Carrie Mae Weems: The Museum Series presents an intimate look at an ongoing series that Weems began in 2006. The artist stands, with her back turned to the camera, in proximity to some of the world's leading museums and cultural institutions. The resulting images act as ruminations on the collecting and exhibiting practices of these sites.
Since 1978, Weems (b. 1953, Portland, Oregon) has examined the historical complexities of identity, class and social relations through photography and other media, such as video, installation, sound and text. Working in series, her generally black-and-white photographs articulate and reify the African-American experience in particular for broad contemplation. Varying from intimate to sweeping in scale, Weems's diverse oeuvre reflects the artist's commitment to revealing inequalities that potentially touch upon all segments of humanity.
The Museum Series (2006–present) shows Weems, shrouded in black, traveling to domestic locations, such as the Philadelphia Museum of Art and Project Row Houses in Houston, as well as outside of the United States to the Tate Modern, London; the Pergamon Museum in Berlin; and the Galleria Nazionale D'Arte Moderna in Rome. The images are complicated by her position as an artist in relationship to these institutions as well as by the constellation of race and gender inequality, agency and access that surround them. Implicated in each photograph by virtue of size and physical position, the viewer is asked to question the manner by which cultural institutions affirm or reject certain histories through their collecting and display decisions.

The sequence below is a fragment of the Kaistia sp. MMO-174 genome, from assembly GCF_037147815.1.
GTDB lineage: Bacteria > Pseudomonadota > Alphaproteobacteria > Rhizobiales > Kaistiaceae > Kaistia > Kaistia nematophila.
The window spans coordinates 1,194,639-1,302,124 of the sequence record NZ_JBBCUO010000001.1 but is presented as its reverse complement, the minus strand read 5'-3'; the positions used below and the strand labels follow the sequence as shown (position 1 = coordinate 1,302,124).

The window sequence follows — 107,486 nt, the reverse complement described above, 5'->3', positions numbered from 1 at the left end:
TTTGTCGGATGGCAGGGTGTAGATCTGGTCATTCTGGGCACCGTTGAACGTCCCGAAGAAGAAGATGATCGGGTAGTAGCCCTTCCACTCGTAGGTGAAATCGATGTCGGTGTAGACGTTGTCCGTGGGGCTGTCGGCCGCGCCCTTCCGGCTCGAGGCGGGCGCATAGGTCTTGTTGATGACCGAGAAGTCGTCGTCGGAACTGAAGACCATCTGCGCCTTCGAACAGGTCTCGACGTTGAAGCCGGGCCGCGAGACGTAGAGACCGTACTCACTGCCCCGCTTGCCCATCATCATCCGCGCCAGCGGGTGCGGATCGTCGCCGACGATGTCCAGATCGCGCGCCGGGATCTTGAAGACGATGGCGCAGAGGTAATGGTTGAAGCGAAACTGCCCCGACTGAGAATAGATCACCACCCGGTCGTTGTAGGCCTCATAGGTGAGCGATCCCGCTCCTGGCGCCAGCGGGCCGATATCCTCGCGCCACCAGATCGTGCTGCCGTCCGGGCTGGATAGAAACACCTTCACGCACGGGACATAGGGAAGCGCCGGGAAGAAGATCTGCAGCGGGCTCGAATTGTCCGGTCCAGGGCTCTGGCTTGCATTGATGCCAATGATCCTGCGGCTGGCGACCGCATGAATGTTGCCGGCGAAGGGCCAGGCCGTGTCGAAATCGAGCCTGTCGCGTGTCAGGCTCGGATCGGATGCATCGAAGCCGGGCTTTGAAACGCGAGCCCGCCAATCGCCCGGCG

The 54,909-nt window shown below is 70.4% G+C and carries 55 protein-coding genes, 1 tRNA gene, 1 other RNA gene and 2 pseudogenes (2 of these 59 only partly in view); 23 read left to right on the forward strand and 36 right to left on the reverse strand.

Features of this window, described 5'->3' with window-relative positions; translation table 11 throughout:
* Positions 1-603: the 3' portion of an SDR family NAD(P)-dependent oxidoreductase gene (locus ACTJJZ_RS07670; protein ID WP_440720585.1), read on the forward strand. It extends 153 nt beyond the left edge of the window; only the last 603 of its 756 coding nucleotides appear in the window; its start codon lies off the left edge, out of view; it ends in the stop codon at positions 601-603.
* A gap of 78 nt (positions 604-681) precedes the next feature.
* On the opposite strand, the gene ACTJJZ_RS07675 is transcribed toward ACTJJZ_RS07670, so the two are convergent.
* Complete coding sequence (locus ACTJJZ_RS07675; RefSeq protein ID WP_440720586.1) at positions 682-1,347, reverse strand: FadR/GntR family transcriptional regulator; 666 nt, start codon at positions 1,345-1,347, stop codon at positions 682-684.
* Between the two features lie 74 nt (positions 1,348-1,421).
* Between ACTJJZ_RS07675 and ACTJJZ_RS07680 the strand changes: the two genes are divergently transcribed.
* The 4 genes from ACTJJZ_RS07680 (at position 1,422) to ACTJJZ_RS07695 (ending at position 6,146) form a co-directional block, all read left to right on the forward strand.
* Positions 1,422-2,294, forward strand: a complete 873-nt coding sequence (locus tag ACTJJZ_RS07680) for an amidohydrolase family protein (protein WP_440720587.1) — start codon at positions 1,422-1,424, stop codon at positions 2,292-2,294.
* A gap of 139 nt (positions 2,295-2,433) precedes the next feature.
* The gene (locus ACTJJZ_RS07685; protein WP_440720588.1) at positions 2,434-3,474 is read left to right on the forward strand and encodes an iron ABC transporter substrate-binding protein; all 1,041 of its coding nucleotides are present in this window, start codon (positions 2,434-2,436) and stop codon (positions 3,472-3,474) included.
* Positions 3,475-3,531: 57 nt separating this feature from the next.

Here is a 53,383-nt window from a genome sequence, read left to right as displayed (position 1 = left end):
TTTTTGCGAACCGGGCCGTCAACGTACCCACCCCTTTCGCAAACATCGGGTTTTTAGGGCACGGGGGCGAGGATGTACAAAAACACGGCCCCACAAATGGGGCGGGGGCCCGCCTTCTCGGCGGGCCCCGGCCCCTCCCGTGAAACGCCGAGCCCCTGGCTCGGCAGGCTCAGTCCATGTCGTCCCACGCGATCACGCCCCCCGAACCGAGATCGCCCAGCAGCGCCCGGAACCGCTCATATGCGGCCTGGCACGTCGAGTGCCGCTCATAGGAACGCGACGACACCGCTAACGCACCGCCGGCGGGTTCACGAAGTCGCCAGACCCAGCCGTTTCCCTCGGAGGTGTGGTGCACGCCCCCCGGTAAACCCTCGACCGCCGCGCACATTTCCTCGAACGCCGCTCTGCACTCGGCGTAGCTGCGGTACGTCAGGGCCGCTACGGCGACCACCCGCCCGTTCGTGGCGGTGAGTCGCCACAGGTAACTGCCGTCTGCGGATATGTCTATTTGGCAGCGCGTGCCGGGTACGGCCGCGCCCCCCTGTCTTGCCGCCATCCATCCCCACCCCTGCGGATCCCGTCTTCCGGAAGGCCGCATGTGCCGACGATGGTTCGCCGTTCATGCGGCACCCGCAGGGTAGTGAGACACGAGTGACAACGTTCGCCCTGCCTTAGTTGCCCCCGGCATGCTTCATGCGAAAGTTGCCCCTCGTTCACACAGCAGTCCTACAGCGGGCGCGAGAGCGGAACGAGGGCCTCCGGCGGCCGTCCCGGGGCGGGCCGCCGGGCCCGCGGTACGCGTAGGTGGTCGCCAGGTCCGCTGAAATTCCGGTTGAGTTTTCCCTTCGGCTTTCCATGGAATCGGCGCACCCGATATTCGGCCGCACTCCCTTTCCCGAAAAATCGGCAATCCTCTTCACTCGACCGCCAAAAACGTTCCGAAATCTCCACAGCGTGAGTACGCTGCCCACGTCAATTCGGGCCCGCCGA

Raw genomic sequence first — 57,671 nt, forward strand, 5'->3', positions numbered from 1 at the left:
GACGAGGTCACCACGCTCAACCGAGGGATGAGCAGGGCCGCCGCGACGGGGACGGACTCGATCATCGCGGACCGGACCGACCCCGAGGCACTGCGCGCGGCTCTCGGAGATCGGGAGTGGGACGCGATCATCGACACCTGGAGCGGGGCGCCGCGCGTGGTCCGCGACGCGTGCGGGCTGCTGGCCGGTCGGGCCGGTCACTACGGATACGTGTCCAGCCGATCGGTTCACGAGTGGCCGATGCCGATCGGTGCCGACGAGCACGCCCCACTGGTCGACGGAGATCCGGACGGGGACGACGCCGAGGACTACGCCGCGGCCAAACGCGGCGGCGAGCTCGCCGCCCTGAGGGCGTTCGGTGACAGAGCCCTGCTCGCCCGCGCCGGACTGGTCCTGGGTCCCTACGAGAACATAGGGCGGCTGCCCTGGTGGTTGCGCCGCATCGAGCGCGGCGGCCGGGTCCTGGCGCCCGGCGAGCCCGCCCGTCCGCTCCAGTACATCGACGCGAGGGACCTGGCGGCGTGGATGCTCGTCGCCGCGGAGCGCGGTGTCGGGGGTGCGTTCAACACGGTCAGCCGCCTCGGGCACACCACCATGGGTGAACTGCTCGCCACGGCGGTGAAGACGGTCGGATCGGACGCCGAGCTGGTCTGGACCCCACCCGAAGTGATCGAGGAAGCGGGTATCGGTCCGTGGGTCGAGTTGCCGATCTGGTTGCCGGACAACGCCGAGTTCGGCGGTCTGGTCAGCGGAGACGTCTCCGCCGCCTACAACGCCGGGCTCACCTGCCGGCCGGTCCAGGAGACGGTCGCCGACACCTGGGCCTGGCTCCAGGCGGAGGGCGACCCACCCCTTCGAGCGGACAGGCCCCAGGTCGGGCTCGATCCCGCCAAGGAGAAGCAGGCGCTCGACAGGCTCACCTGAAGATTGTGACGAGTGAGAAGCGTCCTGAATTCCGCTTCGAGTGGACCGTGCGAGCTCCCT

Carrie Mae Weems: The Museum Series is organized by Assistant Curator Lauren Haynes and runs concurrently with Weems’s mid-career retrospective, Carrie Mae Weems: Three Decades of Photography and Video, on view at the Guggenheim Museum from January 24 – May 14, 2014. Three Decades was organized by the Frist Center for Visual Arts in Nashville and has traveled to the Portland Art Museum, The Cleveland Museum of Art and the Cantor Arts Center at Stanford University.